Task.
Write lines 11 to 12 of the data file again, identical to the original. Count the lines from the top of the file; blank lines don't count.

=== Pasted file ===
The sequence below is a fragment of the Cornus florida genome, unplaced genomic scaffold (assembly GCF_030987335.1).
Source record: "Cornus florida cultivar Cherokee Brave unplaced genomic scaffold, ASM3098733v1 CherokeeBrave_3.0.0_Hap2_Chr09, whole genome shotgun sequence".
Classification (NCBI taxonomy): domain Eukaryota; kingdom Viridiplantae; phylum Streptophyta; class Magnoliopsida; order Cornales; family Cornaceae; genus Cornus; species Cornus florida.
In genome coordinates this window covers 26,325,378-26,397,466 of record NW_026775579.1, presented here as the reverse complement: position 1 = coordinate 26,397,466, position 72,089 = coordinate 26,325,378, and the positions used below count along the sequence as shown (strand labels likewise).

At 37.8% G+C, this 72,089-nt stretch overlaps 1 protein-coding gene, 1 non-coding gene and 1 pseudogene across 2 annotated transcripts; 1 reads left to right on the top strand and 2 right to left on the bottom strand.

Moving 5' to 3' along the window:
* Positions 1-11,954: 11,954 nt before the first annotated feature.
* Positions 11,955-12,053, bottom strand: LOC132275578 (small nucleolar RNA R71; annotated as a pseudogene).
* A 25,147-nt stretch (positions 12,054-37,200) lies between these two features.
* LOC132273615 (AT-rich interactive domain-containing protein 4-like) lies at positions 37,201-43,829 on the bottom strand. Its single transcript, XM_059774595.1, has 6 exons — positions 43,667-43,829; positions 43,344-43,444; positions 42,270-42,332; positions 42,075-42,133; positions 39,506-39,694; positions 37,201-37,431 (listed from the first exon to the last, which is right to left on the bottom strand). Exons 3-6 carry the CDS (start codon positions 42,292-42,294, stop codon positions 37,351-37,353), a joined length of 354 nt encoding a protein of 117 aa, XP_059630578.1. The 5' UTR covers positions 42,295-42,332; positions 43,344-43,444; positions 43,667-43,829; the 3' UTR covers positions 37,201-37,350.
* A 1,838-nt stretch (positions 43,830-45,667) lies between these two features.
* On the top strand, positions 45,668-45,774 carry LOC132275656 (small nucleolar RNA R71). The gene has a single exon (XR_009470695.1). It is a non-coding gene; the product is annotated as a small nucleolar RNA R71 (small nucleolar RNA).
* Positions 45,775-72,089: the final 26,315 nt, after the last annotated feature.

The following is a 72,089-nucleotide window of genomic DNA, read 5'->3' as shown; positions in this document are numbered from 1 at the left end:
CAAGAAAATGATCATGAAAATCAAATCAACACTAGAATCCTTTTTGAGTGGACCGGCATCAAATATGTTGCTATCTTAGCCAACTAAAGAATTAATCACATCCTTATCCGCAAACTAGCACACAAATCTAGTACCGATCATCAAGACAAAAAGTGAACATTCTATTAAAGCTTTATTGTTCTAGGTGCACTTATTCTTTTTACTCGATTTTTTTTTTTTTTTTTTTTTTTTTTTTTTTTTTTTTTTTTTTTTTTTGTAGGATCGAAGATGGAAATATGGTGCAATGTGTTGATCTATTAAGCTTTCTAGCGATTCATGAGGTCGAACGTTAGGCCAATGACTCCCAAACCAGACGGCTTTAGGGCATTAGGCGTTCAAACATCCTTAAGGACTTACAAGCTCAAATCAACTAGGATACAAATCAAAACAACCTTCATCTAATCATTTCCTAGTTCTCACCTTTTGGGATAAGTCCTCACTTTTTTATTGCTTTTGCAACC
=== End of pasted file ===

* A 1,838-nt stretch (positions 43,830-45,667) lies between these two features.
* On the top strand, positions 45,668-45,774 carry LOC132275656 (small nucleolar RNA R71). The gene has a single exon (XR_009470695.1). It is a non-coding gene; the product is annotated as a small nucleolar RNA R71 (small nucleolar RNA).